Stephen Boyle, head of economics at the Royal Bank of Scotland, said the last four years have been the weakest performance for Britain since records started being collected in the pre-Victorian era – outside a post-war period.
He said the last time the economy was so bad was immediately after World War One and World War Two, when the economy was crippled by years of fighting.
“Those aside, 2008-12 fall was bigger than any since before Victoria ascended the throne,” he said.
“It’s the worst economic performance since at least 1830, outside of post-war demobilisations,” he told The Daily Telegraph. “It’s worse than the 1920s, it’s worse than the Great Depression.”
However, the top economist said the Chancellor has “limited options” to steer the UK to recovery when most of the world is struggling with financial difficulties.
Official figures showed the UK economy retreated by 0.3 per cent in the last three months of 2012 as Britain’s manufacturers suffered their worst year since the financial crash.
Tony Dolphin, chief economist at the IPPR, said there would not necessarily be a triple-dip recession but the economy remains in a weak position.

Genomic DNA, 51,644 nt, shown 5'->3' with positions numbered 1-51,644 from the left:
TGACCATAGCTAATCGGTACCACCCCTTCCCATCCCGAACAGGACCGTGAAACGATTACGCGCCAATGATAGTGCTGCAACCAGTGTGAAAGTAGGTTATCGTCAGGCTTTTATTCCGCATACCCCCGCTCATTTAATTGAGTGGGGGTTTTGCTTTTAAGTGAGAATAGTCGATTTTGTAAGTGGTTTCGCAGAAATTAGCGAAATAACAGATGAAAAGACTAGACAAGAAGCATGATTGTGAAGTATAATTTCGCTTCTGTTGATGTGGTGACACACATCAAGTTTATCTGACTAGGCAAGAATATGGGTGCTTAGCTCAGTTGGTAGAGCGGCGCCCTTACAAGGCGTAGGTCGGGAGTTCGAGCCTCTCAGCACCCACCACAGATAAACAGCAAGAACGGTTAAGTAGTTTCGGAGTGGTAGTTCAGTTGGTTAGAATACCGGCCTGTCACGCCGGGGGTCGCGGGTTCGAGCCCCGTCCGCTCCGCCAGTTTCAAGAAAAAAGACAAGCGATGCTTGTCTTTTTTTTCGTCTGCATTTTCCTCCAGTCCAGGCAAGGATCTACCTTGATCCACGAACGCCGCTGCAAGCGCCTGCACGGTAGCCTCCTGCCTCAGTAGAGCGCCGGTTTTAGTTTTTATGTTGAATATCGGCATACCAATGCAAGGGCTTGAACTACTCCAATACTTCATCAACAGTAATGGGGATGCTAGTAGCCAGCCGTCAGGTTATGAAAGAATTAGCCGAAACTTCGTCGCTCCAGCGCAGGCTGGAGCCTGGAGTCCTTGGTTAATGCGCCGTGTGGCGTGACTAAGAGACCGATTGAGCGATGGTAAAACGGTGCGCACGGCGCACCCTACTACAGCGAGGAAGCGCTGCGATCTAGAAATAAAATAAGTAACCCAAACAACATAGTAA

“We will not know for sure whether the economy is back in recession for another three months,” he said. “What we do know, however, is that the economy is facing a triple crisis: stagnation, debt and imbalance.”
Over the last few days, businesses have warned that efforts to return the economy to growth are being held back by David Cameron’s offer of an EU referendum and tough stance on corporate tax avoidance.
Lloyd Blankfein, the chief executive of Goldman Sachs, the investment bank, yesterday criticised this crackdown on people who legally paying more tax than they have to.
He said censuring people for their tax arrangements risked “criminalising every right-thinking person who organises his or her affairs in a sensible way”.
Experts from Barclays also added to worries that the Prime Minister has caused uncertainty over Britain’s membership of the EU, saying it will be “harder to attract inward investment”
“It may even prompt U.K. firms to expand operations in other EU countries rather than domestically,” Barclays Research said in a briefing note. “If the government were able to persuade companies that the U.K.’s future lies within the EU, and on more favorable terms, the harm might be kept to a minimum.”